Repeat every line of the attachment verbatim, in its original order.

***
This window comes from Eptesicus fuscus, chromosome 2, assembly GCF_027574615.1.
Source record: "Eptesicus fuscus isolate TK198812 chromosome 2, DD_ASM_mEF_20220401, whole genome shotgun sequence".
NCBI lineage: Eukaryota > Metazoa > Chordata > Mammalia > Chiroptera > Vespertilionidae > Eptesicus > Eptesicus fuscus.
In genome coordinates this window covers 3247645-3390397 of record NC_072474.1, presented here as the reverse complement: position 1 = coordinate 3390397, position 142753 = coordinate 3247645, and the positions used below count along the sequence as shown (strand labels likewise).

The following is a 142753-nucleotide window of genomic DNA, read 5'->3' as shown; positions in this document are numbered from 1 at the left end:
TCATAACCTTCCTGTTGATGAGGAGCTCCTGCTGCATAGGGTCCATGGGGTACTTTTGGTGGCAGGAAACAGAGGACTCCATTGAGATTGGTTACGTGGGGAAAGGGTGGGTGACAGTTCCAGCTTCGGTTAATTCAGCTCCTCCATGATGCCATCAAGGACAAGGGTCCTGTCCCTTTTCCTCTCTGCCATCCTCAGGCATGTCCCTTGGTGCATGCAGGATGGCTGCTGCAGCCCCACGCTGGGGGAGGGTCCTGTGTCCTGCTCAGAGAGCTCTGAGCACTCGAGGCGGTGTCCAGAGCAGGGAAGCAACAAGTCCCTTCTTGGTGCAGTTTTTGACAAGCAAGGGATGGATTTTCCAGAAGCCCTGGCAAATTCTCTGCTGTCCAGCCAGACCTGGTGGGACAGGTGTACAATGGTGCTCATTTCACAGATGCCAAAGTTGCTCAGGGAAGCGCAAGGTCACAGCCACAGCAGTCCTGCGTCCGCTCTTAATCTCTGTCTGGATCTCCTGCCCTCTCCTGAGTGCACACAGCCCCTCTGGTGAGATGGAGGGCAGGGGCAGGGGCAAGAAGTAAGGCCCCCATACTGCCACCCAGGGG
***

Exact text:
This window comes from Eptesicus fuscus, chromosome 2, assembly GCF_027574615.1.
Source record: "Eptesicus fuscus isolate TK198812 chromosome 2, DD_ASM_mEF_20220401, whole genome shotgun sequence".
NCBI lineage: Eukaryota > Metazoa > Chordata > Mammalia > Chiroptera > Vespertilionidae > Eptesicus > Eptesicus fuscus.
In genome coordinates this window covers 3247645-3390397 of record NC_072474.1, presented here as the reverse complement: position 1 = coordinate 3390397, position 142753 = coordinate 3247645, and the positions used below count along the sequence as shown (strand labels likewise).

The following is a 142753-nucleotide window of genomic DNA, read 5'->3' as shown; positions in this document are numbered from 1 at the left end:
TCATAACCTTCCTGTTGATGAGGAGCTCCTGCTGCATAGGGTCCATGGGGTACTTTTGGTGGCAGGAAACAGAGGACTCCATTGAGATTGGTTACGTGGGGAAAGGGTGGGTGACAGTTCCAGCTTCGGTTAATTCAGCTCCTCCATGATGCCATCAAGGACAAGGGTCCTGTCCCTTTTCCTCTCTGCCATCCTCAGGCATGTCCCTTGGTGCATGCAGGATGGCTGCTGCAGCCCCACGCTGGGGGAGGGTCCTGTGTCCTGCTCAGAGAGCTCTGAGCACTCGAGGCGGTGTCCAGAGCAGGGAAGCAACAAGTCCCTTCTTGGTGCAGTTTTTGACAAGCAAGGGATGGATTTTCCAGAAGCCCTGGCAAATTCTCTGCTGTCCAGCCAGACCTGGTGGGACAGGTGTACAATGGTGCTCATTTCACAGATGCCAAAGTTGCTCAGGGAAGCGCAAGGTCACAGCCACAGCAGTCCTGCGTCCGCTCTTAATCTCTGTCTGGATCTCCTGCCCTCTCCTGAGTGCACACAGCCCCTCTGGTGAGATGGAGGGCAGGGGCAGGGGCAAGAAGTAAGGCCCCCATACTGCCACCCAGGGG